Fate of U women lies in the floor exercise

Susan Filkins

Undoubtedly the most exciting event to watch in women’s gymnastics is the floor exercise. The combination of individual music and artistic expression on the floor provides unmatched entertainment.
The Gophers women’s gymnastics team has always excelled in the floor exercise, and this season they are proving to be better than ever.
After only three meets, No. 16 Minnesota has recorded three of its six best scores ever on floor exercise. In the Best of Minnesota meet three weeks ago, the Gophers finished on floor with a 49.2000, their second highest score ever. Their record score in the event occurred last March in a meet against Utah where they scored a 49.275. The Gophers, ranked third in the nation on the event, are confident they can break their record on the floor this season.
Individual records have also been broken. Junior Mindy Knaeble broke her old school record of 9.9 against Michigan two weeks ago, scoring a 9.925. Knaeble is currently the third-ranked individual on the floor exercise in the nation. She has won the event in all three of Minnesota’s meets this season.
Senior Jonda Hammons tied her career-high in the Best of Minnesota meet. Senior Kristen Vandersall tied her personal best last weekend in a win over Arizona, and freshman Judith Cavazos set a personal record in the same meet.
One thing is for sure, when the Gophers are on the floor, people take notice. Most of the credit for their success is found in the coaching staff.
Coach Jim Stephenson, along with assistant coaches Meg Stephenson and Trina Tinti, all brought a strong background with them when they came to Minnesota four years ago.
“It is the one event where all three coaches in the gym affect what is going on,” Stephenson said. “I coach tumbling primarily; Trina does the majority of the choreography, and Meg constructs and cuts all the music.”
Tinti, a former stand-out gymnast from UCLA, has an extensive background in choreography. She has choreographed balance beam and floor exercise routines for various levels and clubs throughout the country. Her presence with the Gophers has strongly influenced the success of the event for Minnesota.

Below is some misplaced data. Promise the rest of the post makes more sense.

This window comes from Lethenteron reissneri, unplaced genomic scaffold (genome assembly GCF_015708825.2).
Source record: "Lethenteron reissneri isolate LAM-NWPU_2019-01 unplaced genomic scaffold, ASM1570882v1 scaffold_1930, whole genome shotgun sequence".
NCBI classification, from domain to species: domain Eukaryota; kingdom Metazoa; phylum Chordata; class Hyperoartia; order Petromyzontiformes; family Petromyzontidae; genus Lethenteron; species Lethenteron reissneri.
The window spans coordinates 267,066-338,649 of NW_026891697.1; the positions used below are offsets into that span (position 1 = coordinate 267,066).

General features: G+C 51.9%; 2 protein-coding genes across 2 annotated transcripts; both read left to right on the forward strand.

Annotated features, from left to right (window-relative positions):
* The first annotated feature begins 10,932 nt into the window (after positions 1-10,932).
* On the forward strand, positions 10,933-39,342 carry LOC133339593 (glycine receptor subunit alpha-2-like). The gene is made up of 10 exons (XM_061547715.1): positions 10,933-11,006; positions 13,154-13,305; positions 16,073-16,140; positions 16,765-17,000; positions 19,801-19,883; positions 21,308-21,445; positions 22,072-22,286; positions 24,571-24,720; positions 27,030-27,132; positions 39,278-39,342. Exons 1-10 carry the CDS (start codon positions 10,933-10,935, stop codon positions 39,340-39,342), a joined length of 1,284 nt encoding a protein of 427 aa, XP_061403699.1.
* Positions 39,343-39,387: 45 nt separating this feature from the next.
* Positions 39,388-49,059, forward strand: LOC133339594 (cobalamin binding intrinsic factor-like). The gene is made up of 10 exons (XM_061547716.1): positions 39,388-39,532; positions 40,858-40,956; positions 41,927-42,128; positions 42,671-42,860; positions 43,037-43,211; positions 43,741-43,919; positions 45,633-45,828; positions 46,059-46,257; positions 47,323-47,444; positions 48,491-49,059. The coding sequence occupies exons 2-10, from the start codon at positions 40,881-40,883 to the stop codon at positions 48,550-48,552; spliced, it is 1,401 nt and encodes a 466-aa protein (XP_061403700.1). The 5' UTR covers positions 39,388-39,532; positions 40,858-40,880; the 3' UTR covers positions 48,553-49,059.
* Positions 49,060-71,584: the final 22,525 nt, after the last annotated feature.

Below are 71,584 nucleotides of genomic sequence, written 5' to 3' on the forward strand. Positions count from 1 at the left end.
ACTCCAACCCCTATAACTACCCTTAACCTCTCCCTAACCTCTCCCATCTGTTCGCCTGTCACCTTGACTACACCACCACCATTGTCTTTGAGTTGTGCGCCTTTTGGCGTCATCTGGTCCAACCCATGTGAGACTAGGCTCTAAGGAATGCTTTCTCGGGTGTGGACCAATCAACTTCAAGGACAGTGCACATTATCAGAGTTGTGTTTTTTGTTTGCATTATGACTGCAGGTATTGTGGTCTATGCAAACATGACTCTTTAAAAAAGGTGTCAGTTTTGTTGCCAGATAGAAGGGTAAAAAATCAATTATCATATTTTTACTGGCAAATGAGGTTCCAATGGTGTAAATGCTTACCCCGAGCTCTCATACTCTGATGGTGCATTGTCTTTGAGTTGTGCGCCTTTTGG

“Trina is an excellent choreographer, keying on detail, and is pretty precise in what she tells you to do,” Hammons said.
Tinti said her experience with Minnesota has had a very positive effect on the senior class of this year’s team, because it is the first class she has coached for four years.
“The consistency and getting to know them has made a huge difference,” Tinti said. “You get to know their strengths and weaknesses and also their personality. You can gel together and take advantage of what they are best at.”
Several things go into a successful floor exercise routine. In NCAA gymnastics, a routine must have two tumbling passes, with one pass having two flips. Three dance elements in a row is another requirement called a “gym series.” A gym series and a dance combination are also necessary. Tinti said it is critical that the dance coordinates with the music, which she said must fit the gymnast’s personality.
The Gophers have been able to rely on their floor exercise to pull them out of any trouble spots during competition. It is the one event Minnesota dominates and should control in every meet this season. It is also the event in which they have the most depth.
“We put six people up there that have the potential to score a 9.8 or better,” Vandersall said. “It makes you realize that everybody in the off-season has really put their mind to it that they are going to excel in this event that we have already been good at, but now are great at.”
Minnesota (4-1) travels to Logan, Utah to face No. 11 Utah State tonight.